This is a type of seaweed that you might find at your local beach as it is plentiful in both the Atlantic and Pacific ocean. Besides being a great source of iodine, this brown seaweed has a very unique compound that might actually help with long term weight loss. Known as L-fucose, these compounds found in certain seaweeds have been proposed to be everything from anti-inflammatory, to anticarcinogenic, to antiviral and antioxidant. When it comes to weight loss though, a certain compound known as fucoxanthin (the pigment that makes some seaweeds brown) has been shown to help slightly. By increasing the activity of UCP1 (Uncoupling Protein 1) in white fat (adipose) tissue, it can indirectly increase the metabolism and help individuals lose weight.


The one downside we know of though is a type of delayed effect that occurs. Unlike other metabolism increasing compounds, fucoxanthin is stored in fat cells and can take anywhere from a month to three months to start taking effect. All this means is that you will not gain any benefit from consuming this compound unless you do so daily for months at a time. Bladderwrack isn’t a very good seaweed to eat by itself so it might be wise to invest in tablets that contain bladderwrack or simply fucoxanthin. Lastly, since fucoxanthin is taken up into fat cells it needs to be consumed with some kind of dietary fat, whether that be a fish oil pill, a glass of milk or a whole meal.




This plant lives right alongside Spirulina as fresh water algae and is just as nutrient dense. Besides containing more than our daily required amount of vitamin A, riboflavin, iron and zinc, this algae is also close to 60% protein by weight. Beyond Chlorella’s nutritional facts that are already impressive, it might also be helpful for detoxifying the body from heavy metals. Surprisingly, chlorella can also be used in cancer patients who go through chemotherapy to lessen some side effects.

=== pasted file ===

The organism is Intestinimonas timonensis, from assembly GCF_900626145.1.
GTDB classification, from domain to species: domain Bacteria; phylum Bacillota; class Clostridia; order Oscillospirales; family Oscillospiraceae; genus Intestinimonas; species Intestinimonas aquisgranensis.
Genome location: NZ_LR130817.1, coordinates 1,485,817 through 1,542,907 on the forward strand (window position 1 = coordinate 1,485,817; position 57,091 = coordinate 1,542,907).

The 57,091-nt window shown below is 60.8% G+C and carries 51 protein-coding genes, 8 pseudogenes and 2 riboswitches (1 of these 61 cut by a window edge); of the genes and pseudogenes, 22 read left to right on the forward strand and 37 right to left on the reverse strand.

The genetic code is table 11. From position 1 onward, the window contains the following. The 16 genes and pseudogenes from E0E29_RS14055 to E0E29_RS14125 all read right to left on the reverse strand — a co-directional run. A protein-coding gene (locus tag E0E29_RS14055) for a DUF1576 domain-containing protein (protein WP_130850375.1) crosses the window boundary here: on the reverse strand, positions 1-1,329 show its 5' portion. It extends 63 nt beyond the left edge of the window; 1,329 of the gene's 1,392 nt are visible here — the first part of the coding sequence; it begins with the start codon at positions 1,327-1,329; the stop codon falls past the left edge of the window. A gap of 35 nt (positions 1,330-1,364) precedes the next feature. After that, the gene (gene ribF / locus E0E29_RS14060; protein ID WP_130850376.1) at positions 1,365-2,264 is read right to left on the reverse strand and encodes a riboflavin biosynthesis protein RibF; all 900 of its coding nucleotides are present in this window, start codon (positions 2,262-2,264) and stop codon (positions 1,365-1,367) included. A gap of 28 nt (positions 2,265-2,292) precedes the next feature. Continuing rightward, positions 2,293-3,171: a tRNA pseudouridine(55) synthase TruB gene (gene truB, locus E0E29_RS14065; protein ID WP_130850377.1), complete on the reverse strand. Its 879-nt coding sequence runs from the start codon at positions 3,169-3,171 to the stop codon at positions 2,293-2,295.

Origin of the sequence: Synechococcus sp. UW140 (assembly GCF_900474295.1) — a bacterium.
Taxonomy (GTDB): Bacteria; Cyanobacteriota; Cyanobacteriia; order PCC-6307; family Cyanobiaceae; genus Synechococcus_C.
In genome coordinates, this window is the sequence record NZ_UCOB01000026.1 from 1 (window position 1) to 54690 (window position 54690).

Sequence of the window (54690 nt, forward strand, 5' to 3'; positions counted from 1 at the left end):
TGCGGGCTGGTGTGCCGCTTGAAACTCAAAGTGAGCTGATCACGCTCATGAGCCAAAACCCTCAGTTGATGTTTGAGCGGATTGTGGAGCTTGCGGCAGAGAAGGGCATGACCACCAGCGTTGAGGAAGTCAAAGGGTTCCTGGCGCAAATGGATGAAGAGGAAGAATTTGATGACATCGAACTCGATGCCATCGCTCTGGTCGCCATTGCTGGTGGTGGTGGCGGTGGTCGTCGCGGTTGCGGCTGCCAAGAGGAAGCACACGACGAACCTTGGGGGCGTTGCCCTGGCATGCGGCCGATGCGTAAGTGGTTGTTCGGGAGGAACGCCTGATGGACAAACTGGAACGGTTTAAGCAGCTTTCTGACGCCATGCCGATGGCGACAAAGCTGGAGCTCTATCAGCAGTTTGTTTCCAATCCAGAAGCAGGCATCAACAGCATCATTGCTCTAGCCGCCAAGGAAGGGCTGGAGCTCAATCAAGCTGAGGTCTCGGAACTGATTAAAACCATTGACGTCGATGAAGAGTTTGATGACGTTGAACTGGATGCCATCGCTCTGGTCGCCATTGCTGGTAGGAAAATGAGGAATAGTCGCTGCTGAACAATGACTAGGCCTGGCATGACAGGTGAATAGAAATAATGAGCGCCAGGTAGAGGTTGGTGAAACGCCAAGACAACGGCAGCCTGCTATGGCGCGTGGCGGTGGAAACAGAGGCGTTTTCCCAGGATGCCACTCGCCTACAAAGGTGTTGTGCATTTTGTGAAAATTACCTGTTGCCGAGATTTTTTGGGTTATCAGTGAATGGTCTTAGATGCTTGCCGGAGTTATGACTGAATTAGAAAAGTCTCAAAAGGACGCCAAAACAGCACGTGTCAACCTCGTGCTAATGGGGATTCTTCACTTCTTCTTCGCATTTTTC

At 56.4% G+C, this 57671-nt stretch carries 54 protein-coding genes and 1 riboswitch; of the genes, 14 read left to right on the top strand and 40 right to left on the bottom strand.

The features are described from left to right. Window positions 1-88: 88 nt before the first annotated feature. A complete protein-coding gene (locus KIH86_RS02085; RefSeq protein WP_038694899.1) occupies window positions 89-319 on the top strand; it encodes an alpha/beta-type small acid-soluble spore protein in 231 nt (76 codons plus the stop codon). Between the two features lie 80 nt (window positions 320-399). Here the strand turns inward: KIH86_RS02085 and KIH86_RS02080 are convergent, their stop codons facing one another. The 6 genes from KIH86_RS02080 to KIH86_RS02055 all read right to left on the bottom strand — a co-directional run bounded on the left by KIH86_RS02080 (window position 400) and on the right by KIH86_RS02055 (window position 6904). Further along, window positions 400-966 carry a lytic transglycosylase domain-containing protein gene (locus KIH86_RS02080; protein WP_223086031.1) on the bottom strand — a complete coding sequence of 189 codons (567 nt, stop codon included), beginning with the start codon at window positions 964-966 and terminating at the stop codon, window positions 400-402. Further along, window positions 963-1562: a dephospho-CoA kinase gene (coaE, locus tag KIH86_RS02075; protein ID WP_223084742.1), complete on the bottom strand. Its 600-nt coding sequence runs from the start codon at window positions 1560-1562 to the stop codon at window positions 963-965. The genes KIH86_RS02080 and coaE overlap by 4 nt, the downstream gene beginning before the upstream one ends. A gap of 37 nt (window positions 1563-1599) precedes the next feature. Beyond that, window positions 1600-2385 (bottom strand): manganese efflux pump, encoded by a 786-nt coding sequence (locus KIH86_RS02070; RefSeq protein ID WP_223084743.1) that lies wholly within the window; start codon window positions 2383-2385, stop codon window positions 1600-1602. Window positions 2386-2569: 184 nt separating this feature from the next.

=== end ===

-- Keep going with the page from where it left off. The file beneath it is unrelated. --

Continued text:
The high levels of chlorophyll have been shown to decrease the damage from UV exposure as well as rid radioactive particles from the body. For a much broader audience, chlorella can help increase the immune system and protect against oxidative stress. Chlorella should not be used for more than basic health instead of practical medicine without a doctor’s recommendation. With that being said, this algae is much like spirulina as can be consumed in powder form or in tablet form depending on your preference and reason for eating it.


Take Home Message


As you can see, the hype for seaweed and algae is justified! More often than not these aquatic plants are extremely nutrient dense and have various unexpected benefits above practical macro/micronutrient profiles. While I did cover some of the most popular edible water based plants, many others exist and should be researched further if you are interested to learn more. Thank you for reading and I hope you have learned something useful in this article!

Our articles should be used for informational and educational purposes only and are not intended to be taken as medical advice. If you’re concerned, consult a health professional before taking dietary supplements or introducing any major changes to your diet.

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Billy Galipeault

Billy Galipeault

Writer and expert

Billy is passionate about all things fitness and nutrition, with an emphasis on muscle and strength building. He's currently serving active duty in the air force, while building his body muscle by muscle in his free time.